But it seems to me that from Facebook and fantasy sports to Harry Potter and plastic surgery our culture is obsessed with staying in our teens and twenties no matter what. And to compensate for this, we’ve begun to add the words “classic” and “historic” to things that have not really obtained classic or historic status in any objective sense of the word. Harry Potter is not a “classic” as is printed on the book covers. And unlike its true classic predecessors, The Lord of The Rings and The Chronicles of Narnia, which have withstood a test of time, Potter has no deeper meaning or societal commentary that is usually necessary for something to gain elevation beyond pop relevance. But to justify our culture’s unwarranted obsession with things puerile and fleeting we tag them with words like classic so that instead of feeling vapid we feel like part of something important. And boy do we live in a golden age of importance!
Ipod now refers to the regular iPod as “iPod classic” – how many decades was Coca Cola in business before they threw classic on their beverage. Watching the E! channel against my will yesterday I heard Ryan Seacrest make a bold proclamation that the cast of Dancing With The Stars this Fall was the largest in the show’s “History! ” It just seemed to cheapen the word History. I think of History in terms decades and centuries, not in terms of a few television seasons. To say nothing of the fact that the word “star” is still a misnomer for this show.
Fame has always been fleeting and cheap, but even by that low standard it feels like we are actually living through a time where the value of celebrity is being downgraded. If he had known what we know now Andy Warhol might have re-stated, everyone will get their 2-3 seasons of fame. Like the Kardashians.
But to quote DeNiro from Heat, there is a flip side to this coin. While older people are trying to resist maturity, their kids, left under the watchful and protective eyes of cell phones and the Internet, are in a hurry to leave childhood. I watched Big yesterday, the film with Tom Hanks. And in it he plays a 12 year old boy who likes playing with toys and does not know much about girls, etc. It was a fun, humorous film and completely unrelatable to kids today. Nowadays to get a kid to act like that and have the audience believe it, it would have to be a 7 year old, because by 12 Josh Baskins c. 2009 would be sexting on his iPhone and encouraging Elizabeth Perkins to do that thing he saw in a porno.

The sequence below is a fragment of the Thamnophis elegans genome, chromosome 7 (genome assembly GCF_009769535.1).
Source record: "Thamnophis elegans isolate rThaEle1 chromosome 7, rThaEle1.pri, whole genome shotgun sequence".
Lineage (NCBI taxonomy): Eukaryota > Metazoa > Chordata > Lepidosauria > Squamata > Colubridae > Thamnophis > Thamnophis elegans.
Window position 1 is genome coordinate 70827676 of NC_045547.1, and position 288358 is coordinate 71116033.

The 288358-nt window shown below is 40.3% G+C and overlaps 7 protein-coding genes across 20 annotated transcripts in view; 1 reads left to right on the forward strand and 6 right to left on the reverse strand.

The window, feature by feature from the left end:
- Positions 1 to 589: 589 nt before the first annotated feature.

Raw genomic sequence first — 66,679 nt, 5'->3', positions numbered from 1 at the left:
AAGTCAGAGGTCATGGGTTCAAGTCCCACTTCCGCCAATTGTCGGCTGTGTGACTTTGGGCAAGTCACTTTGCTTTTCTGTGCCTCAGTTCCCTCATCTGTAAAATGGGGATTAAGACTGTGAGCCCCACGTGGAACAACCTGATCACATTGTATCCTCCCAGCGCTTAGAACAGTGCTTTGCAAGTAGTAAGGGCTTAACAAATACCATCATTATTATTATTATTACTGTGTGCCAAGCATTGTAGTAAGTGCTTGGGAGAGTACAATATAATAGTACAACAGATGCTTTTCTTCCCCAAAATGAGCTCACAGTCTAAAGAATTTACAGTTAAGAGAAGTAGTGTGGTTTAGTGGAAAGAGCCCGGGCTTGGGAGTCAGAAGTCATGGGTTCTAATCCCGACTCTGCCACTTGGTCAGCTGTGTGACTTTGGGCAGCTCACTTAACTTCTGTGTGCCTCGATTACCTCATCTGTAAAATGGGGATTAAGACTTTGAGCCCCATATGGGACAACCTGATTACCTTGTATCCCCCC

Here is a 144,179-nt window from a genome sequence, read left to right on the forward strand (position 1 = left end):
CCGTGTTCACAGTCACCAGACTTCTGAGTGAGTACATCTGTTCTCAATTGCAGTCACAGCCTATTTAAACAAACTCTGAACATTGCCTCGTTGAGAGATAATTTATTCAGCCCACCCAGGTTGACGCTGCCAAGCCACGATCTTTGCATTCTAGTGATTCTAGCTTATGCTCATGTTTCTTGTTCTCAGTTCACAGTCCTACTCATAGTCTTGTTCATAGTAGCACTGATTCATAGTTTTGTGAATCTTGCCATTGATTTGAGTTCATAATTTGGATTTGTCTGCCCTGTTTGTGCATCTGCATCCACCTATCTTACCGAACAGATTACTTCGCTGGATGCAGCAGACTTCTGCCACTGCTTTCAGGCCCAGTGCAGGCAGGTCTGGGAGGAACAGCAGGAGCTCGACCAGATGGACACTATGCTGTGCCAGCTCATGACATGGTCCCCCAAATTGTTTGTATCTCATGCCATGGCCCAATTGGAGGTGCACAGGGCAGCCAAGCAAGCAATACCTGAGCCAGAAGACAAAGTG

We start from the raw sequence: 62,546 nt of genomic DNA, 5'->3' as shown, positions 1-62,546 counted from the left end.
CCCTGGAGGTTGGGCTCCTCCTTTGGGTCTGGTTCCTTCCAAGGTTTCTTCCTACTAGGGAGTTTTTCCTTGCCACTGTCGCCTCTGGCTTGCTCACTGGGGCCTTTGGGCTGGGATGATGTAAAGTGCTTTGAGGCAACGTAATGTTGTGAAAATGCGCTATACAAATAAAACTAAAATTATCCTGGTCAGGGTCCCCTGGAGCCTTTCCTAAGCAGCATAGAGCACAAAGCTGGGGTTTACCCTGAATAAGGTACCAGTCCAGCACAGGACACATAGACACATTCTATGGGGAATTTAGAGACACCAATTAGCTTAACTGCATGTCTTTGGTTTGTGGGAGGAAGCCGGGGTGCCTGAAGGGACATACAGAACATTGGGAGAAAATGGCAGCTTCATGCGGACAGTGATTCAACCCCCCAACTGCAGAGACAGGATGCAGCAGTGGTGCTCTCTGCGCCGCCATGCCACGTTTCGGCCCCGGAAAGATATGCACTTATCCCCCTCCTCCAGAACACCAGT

If I were to make a satirical film about the future it would just feature a society filled with people who looked 24 – some would be 13 year olds trying to look and act older, neglecting the fun and innocence of youth; others would be 58 trying through surgery and fashion to look younger and neglecting the wisdom and quality that can come from a long and fulfilling life. Then there would be a group of 24 year olds going, “What the fu-k is going on?” And it will star Seth Rogan playing all three since he is the only actor in his 20s who acts like a teenager, but looks much older than he actually is.
The Empire State Building was built around 80 years ago in 14 months. I look around Manhattan and see buildings one-fifth the size taking five times as long to build. Technology serves a legitimate function, but I feel like our culture in general is taking major steps backwards, while the bells and whistles of technology give us the appearance of progress. As my Uncle is fond of saying, “Don’t confuse movement with action.” Right now it feels like our culture is making a lot of movement, but not much action.
Now back to my Nintendo Wii.